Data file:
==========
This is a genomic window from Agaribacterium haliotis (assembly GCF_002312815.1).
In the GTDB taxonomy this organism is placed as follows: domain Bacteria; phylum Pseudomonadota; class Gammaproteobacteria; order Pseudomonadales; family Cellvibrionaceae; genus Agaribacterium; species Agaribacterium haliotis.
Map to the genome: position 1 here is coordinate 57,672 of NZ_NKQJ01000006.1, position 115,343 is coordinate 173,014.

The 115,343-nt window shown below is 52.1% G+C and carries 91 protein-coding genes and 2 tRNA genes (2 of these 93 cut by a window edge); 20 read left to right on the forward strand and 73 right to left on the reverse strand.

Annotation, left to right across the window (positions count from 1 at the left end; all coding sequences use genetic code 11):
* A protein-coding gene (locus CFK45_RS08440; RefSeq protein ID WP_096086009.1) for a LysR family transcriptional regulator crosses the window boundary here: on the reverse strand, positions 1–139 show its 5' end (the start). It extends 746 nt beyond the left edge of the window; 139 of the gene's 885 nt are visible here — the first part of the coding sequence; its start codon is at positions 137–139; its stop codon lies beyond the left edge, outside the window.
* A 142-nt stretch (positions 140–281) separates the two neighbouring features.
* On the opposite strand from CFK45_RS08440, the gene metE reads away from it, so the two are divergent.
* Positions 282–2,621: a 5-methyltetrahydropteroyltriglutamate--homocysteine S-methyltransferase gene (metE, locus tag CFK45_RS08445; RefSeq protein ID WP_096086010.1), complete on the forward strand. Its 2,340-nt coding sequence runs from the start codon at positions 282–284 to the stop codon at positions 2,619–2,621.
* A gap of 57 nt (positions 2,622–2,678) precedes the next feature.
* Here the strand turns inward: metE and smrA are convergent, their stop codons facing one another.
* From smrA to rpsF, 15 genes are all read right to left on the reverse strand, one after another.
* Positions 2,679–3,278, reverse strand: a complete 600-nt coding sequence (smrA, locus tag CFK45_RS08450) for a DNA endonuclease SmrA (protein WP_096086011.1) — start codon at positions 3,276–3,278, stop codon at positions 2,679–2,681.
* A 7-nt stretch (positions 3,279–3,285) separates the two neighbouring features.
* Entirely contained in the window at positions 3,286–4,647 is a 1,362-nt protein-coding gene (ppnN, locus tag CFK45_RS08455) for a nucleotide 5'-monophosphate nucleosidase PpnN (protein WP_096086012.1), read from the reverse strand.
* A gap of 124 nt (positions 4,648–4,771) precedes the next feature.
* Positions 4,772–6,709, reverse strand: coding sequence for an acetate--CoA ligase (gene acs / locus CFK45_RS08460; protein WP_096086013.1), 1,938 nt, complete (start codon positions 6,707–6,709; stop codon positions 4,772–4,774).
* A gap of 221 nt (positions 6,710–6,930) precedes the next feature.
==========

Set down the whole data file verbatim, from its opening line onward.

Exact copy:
This is a genomic window from Agaribacterium haliotis (assembly GCF_002312815.1).
In the GTDB taxonomy this organism is placed as follows: domain Bacteria; phylum Pseudomonadota; class Gammaproteobacteria; order Pseudomonadales; family Cellvibrionaceae; genus Agaribacterium; species Agaribacterium haliotis.
Map to the genome: position 1 here is coordinate 57,672 of NZ_NKQJ01000006.1, position 115,343 is coordinate 173,014.

The 115,343-nt window shown below is 52.1% G+C and carries 91 protein-coding genes and 2 tRNA genes (2 of these 93 cut by a window edge); 20 read left to right on the forward strand and 73 right to left on the reverse strand.

Annotation, left to right across the window (positions count from 1 at the left end; all coding sequences use genetic code 11):
* A protein-coding gene (locus CFK45_RS08440; RefSeq protein ID WP_096086009.1) for a LysR family transcriptional regulator crosses the window boundary here: on the reverse strand, positions 1–139 show its 5' end (the start). It extends 746 nt beyond the left edge of the window; 139 of the gene's 885 nt are visible here — the first part of the coding sequence; its start codon is at positions 137–139; its stop codon lies beyond the left edge, outside the window.
* A 142-nt stretch (positions 140–281) separates the two neighbouring features.
* On the opposite strand from CFK45_RS08440, the gene metE reads away from it, so the two are divergent.
* Positions 282–2,621: a 5-methyltetrahydropteroyltriglutamate--homocysteine S-methyltransferase gene (metE, locus tag CFK45_RS08445; RefSeq protein ID WP_096086010.1), complete on the forward strand. Its 2,340-nt coding sequence runs from the start codon at positions 282–284 to the stop codon at positions 2,619–2,621.
* A gap of 57 nt (positions 2,622–2,678) precedes the next feature.
* Here the strand turns inward: metE and smrA are convergent, their stop codons facing one another.
* From smrA to rpsF, 15 genes are all read right to left on the reverse strand, one after another.
* Positions 2,679–3,278, reverse strand: a complete 600-nt coding sequence (smrA, locus tag CFK45_RS08450) for a DNA endonuclease SmrA (protein WP_096086011.1) — start codon at positions 3,276–3,278, stop codon at positions 2,679–2,681.
* A 7-nt stretch (positions 3,279–3,285) separates the two neighbouring features.
* Entirely contained in the window at positions 3,286–4,647 is a 1,362-nt protein-coding gene (ppnN, locus tag CFK45_RS08455) for a nucleotide 5'-monophosphate nucleosidase PpnN (protein WP_096086012.1), read from the reverse strand.
* A gap of 124 nt (positions 4,648–4,771) precedes the next feature.
* Positions 4,772–6,709, reverse strand: coding sequence for an acetate--CoA ligase (gene acs / locus CFK45_RS08460; protein WP_096086013.1), 1,938 nt, complete (start codon positions 6,707–6,709; stop codon positions 4,772–4,774).
* A gap of 221 nt (positions 6,710–6,930) precedes the next feature.